Ecological divergence between emerald and spottail shiners (Notropis) in Lake Manitoba

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Bernard, Donald Jean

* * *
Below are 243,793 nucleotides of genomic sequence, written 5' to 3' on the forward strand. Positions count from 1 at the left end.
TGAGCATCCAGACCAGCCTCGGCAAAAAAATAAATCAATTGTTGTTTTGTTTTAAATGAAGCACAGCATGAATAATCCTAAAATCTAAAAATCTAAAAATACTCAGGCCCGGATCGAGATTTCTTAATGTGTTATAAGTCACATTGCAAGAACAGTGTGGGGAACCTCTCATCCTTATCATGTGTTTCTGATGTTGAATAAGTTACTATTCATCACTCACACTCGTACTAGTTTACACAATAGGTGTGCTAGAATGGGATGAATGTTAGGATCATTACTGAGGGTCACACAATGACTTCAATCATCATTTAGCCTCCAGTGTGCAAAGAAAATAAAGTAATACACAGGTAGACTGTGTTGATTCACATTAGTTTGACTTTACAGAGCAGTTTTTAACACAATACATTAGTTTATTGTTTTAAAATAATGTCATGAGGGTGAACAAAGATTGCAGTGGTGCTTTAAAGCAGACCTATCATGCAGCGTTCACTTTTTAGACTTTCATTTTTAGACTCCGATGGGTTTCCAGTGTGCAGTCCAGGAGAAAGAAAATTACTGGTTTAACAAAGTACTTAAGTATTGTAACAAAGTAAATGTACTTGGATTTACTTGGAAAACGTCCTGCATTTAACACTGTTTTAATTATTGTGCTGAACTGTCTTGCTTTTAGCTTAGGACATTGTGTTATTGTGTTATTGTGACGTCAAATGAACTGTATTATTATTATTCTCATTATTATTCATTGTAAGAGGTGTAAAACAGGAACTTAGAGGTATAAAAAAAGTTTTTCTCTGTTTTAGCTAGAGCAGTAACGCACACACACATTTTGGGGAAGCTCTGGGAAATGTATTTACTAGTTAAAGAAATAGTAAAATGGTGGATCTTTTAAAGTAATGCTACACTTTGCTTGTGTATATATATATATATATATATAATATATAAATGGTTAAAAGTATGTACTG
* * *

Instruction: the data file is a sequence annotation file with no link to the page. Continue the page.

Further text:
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In Lake Manitoba two cyprinid species (Notropis) occur sympatrically and show ecological divergence. In July and August the fry of emerald shiners were near the surface in the limnetic zone while spottail shiners appeared to be littoral. By September both species were most abundant near shore and, overlapped in vertical distribution. Emerald shiner fry fed on plankton, and spottail shiner fry on plankton and bottom foods. Emerald shiners of age I and older in May and June were mainly in offshore surface waters and at shoal edges occupying the whole water column. Spottail shiners of age I and older were near the bottom onshore in the shoal waters. As the season progressed, spottail shiners appeared to move offshore and off the bottom, while emerald shiners moved on to shoal waters but were most abundant near the surface or midwater. Emerald shiners showed a diel onshore-offshore movement, which occurred at irregular times in June, July and August, and a diel vertical movement to the surface at night in June and July. Spottail shiners showed, no diel movements but appeared to be inactive between dusk and dawn. The diet of both species reflected their spatial distribution. Emerald shiners fed primarily on plankton, and spottail shiners ate mainly bottom food but both shared a common diet of Diptera larva in July. The ecological segregation between the two cohabiting congeneric species is possibly due to selective segregation.